waLBerla: A block-structured high-performance framework for multiphysics simulations

Martin Bauer, Sebastian Eibl, Christian Godenschwager, Nils Kohl, Michael Kuron, Christoph Rettinger, Florian Schornbaum, Christoph Schwarzmeier, Dominik Thönnes, Harald Köstler, Ulrich Rüde
Chair for System Simulation, Friedrich-Alexander-Universität Erlangen-Nürnberg, Cauerstraße 11, 91058 Erlangen, Germany
arXiv:1909.13772 [cs.DC], (30 Sep 2019)


   title={waLBerla: A block-structured high-performance framework for multiphysics simulations},

   author={Martin Bauer and Sebastian Eibl and Christian Godenschwager and Nils Kohl and Michael Kuron and Christoph Rettinger and Florian Schornbaum and Christoph Schwarzmeier and Dominik Thönnes and Harald Köstler and Ulrich Rüde},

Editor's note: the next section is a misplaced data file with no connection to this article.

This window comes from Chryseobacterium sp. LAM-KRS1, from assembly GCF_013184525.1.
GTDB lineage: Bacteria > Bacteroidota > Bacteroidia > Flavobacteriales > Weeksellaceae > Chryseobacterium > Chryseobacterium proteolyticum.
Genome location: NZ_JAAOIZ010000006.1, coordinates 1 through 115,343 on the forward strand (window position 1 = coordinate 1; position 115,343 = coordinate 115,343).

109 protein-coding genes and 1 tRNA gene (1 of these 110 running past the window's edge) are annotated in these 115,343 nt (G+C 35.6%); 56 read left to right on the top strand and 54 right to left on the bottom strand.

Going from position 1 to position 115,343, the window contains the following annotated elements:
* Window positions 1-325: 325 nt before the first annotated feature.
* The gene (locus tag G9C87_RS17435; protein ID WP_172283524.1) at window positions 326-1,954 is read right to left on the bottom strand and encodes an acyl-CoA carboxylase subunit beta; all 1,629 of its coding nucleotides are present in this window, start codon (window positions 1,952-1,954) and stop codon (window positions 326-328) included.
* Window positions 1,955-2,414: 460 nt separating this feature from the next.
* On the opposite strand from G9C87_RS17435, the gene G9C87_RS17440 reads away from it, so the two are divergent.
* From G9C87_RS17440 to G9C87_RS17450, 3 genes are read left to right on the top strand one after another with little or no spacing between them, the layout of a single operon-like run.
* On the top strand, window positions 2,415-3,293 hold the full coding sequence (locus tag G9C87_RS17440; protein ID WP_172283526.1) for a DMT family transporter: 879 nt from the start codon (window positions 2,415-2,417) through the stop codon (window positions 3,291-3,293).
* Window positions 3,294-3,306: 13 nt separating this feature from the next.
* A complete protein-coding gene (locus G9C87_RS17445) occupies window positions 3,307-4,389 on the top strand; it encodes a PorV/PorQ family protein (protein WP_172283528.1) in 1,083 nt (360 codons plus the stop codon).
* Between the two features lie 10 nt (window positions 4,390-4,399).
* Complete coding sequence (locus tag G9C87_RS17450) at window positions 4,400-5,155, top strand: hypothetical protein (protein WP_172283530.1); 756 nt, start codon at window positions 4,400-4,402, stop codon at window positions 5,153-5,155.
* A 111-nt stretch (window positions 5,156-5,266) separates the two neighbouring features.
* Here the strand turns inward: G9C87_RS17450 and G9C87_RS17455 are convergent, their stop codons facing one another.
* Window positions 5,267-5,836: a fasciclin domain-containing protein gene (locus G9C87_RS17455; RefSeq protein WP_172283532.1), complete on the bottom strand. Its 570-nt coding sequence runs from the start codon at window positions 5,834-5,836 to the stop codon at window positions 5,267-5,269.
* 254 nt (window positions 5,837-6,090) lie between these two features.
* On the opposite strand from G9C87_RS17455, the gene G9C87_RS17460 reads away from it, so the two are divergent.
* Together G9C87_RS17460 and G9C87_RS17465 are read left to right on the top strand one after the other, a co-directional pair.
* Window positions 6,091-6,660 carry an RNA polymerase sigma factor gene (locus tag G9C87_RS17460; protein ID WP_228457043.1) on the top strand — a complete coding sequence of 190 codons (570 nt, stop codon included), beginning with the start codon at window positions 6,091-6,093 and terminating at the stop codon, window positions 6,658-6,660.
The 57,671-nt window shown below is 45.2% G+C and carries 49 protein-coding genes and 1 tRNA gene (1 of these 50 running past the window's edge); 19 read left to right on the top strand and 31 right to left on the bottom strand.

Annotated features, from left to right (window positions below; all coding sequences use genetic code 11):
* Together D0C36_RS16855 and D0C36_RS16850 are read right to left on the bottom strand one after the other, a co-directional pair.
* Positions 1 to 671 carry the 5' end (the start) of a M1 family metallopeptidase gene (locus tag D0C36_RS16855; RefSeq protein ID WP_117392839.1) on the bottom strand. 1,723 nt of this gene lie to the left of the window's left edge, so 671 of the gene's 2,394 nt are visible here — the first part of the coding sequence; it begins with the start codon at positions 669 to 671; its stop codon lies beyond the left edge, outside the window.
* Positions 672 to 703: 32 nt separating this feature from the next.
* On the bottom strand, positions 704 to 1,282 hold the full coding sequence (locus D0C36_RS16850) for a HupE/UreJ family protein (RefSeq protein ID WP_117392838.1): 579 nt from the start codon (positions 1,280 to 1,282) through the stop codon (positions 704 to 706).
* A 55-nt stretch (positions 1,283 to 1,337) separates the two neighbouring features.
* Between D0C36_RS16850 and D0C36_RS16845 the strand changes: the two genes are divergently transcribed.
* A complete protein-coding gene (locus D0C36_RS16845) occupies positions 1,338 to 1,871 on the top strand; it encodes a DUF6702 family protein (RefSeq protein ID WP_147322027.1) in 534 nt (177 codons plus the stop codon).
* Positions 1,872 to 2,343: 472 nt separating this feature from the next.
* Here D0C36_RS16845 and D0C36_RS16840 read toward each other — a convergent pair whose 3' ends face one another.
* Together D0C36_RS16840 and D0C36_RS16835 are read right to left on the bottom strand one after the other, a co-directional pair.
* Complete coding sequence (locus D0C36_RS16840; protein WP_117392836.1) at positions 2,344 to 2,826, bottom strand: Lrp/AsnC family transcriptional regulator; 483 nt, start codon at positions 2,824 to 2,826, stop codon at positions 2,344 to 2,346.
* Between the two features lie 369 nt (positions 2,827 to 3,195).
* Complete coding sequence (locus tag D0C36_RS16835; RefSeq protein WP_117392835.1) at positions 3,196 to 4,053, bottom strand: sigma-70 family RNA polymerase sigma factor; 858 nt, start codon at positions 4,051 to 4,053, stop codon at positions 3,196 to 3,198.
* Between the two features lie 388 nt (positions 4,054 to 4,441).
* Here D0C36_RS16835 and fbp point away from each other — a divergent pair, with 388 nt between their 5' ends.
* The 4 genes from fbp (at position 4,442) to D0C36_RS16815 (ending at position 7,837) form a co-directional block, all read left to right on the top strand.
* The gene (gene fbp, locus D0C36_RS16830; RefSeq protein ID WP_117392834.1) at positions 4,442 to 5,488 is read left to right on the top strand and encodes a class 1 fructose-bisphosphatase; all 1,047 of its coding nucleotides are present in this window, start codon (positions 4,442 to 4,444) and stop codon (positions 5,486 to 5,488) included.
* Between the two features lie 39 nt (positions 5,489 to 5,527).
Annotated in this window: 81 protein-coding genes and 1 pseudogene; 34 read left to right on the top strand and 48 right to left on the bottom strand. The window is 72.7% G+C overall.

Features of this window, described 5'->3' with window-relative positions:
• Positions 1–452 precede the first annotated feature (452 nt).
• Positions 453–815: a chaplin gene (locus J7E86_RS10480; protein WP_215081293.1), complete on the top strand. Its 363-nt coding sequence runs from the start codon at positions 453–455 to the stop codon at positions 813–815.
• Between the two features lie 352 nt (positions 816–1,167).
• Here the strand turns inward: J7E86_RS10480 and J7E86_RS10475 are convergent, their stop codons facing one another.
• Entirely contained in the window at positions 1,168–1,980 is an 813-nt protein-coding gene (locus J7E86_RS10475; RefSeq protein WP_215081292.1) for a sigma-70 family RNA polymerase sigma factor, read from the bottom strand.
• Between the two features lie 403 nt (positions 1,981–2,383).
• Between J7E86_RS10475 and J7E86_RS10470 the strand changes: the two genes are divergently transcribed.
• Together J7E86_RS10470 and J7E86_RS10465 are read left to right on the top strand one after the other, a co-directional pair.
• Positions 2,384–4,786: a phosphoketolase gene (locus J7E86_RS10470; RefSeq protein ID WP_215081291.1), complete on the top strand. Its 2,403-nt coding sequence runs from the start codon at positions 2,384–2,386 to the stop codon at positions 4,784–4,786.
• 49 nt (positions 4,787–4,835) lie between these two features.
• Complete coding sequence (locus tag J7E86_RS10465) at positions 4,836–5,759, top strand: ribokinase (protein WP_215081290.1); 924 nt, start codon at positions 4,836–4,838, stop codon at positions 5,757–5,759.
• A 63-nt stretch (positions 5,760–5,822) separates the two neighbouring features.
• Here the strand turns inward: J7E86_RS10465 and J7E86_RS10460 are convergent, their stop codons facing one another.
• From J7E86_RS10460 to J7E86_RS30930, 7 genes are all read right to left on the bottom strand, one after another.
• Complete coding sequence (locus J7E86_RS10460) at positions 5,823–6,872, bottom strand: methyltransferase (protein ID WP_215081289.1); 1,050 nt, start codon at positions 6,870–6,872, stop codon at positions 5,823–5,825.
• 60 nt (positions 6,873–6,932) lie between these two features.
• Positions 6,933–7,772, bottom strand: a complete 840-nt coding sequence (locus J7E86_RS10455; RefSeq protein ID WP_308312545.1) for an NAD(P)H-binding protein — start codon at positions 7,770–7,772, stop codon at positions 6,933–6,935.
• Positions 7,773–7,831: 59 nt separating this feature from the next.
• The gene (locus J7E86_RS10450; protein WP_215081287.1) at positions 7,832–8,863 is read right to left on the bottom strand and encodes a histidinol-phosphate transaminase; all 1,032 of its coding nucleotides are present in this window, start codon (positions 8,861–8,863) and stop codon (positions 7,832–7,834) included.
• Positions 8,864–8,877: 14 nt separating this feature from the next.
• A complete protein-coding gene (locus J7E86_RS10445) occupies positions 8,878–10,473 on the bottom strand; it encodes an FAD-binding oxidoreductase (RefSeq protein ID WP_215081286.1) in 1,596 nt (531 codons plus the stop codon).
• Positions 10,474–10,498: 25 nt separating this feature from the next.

Programming current supercomputers efficiently is a challenging task. Multiple levels of parallelism on the core, on the compute node, and between nodes need to be exploited to make full use of the system. Heterogeneous hardware architectures with accelerators further complicate the development process. waLBerla addresses these challenges by providing the user with highly efficient building blocks for developing simulations on block-structured grids. The block-structured domain partitioning is flexible enough to handle complex geometries, while the structured grid within each block allows for highly efficient implementations of stencil-based algorithms. We present several example applications realized with waLBerla, ranging from lattice Boltzmann methods to rigid particle simulations. Most importantly, these methods can be coupled together, enabling multiphysics simulations. The framework uses meta-programming techniques to generate highly efficient code for CPUs and GPUs from a symbolic method formulation. To ensure software quality and performance portability, a continuous integration toolchain automatically runs an extensive test suite encompassing multiple compilers, hardware architectures, and software configurations.
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